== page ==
Each foot contains 28 bones, 30 joints, and more than 100 muscles, ligaments, and tendons, all of which work together to provide mobility. We rely on our feet to take us everywhere. In fact, the average American walks 3,000 to 4,000 steps per day, which translates to nearly two miles. So when something goes awry with our feet, getting around becomes a whole lot more challenging.
According to a recent survey conducted by the American Podiatric Medical Association, approximately 77 percent of US adults have experienced foot pain. What’s more, nearly half of all adults answered that foot pain has restricted their daily activities in some way. But what exactly contributes to these foot problems? It’s not always easy to tell whether you can improve your condition by switching out your footwear or whether you might need more serious orthopedic treatments to recover. Here are some of the most common foot ailments to watch out for, as well as your best options for medical care.
If you’ve noticed a large bump developing on the side of your big toe, it’s possible you may have a bunion. It’s often caused by wearing shoes that are too tight or by standing for too long, which puts pressure on the metatarsophalangeal joint. As a result, women are more likely to develop bunions than men are. Bunions can also be hereditary or caused by other conditions like rheumatoid arthritis or polio.
Aside from the visible bump, other bunion symptoms may include tenderness, pain, and difficulty moving the big toe. Typically, bunions can be treated with over-the-counter pain relievers and properly-fitting shoes. However, some patients may benefit from bunion pads, icing the area, or having custom shoe inserts made. In the most serious of cases, surgery may be necessary.
The American Podiatric Medical Association reports that heel pain is one of the most prominent foot problems US adults experience. The American Academy of Orthopedic Surgeons ranks plantar fasciitis as the most common cause of heel pain, with nearly 2 million patients being treated for this condition each year. Inflammation of the plantar fascia, located on the bottom of the foot, can result in pain in the heel that may be more pronounced upon waking or during physical activity.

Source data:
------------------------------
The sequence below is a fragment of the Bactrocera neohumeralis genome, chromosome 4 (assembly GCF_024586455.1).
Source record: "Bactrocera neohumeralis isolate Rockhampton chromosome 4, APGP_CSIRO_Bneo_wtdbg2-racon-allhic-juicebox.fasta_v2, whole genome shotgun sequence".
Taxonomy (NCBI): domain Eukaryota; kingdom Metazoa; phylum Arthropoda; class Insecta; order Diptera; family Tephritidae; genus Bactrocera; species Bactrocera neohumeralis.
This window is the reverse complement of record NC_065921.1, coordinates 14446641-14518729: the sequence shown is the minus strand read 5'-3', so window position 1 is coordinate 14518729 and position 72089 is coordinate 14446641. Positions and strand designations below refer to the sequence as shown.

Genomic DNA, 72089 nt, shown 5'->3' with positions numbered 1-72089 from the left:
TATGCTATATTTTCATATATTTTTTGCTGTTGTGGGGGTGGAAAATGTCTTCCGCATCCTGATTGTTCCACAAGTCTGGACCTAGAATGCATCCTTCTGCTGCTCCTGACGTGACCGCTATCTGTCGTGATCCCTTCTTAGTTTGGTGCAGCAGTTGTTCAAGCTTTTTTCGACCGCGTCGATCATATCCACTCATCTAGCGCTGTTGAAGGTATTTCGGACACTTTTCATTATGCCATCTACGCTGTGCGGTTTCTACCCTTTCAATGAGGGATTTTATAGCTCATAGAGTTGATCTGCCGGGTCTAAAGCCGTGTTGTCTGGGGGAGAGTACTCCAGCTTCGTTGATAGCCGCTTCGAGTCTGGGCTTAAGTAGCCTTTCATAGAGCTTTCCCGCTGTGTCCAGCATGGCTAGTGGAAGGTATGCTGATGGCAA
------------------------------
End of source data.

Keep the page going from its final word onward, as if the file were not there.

Although there isn’t always a clear cause, having a high arch or tight calf muscles may be a contributing factor. Patients who are obese or who engage in activities like running may also be more likely to experience this condition. Home treatment — which may consist of rest, icing the foot, taking over-the-counter anti-inflammatories, and stretching — is effective for many patients. Physical therapy, steroid injections, or other specialized treatments may also be necessary.
It may seem far-fetched that something as simple as a toenail could cause significant pain, but anyone who’s ever dealt with ingrown toenails knows all too well the discomfort this condition can cause. When a toenail begins to grow into the nail groove, you may experience tenderness or even infections. Poorly fitting shoes, improper nail trimming, foot trauma, or a family history of this condition may all play a role in its development.
In milder cases, ingrown toenails may be successfully treated using pain relievers, topical antibiotics, and warm foot soaks. More severe cases, which may be indicated by bleeding, pus, or severe pain, may require surgical treatment to correct the issue and relieve discomfort.
Overuse of the Achilles tendon (which are the tissues that connect the heel to the calf muscles) can result in Achilles tendinitis. Typically, this condition presents itself in individuals who suddenly or repeatedly strain these muscles, often through athletic activities. Because the Achilles weakens with age, older people–especially men–who overestimate their physical abilities may be more prone to developing this condition. It can usually be identified by pain, stiffness, or tenderness in the aforementioned area.
Because Achilles tendinitis can weaken the tendon, this condition makes it more likely for a patient to experience a tear in this area. To avoid the need for surgery, it’s best to take preventative action. Giving careful thought to your footwear choices, avoiding activities that place excessive strain on the area, partaking in regular stretching activities, and gradually increasing your activity level can reduce your risk of developing this condition. If you do think you may be experiencing Achilles pain, you can visit a medical facility that offers an extensive array of urgent care services or contact a podiatrist to receive a definitive diagnosis.
Even if you take excellent care of your body, chances are that you will experience some level of foot pain at a certain point in your life. If and when you do, it’s essential to reduce the physical stress on your feet and see a foot care professional to determine the cause. That way, you’ll be able to treat the problem before it gets worse.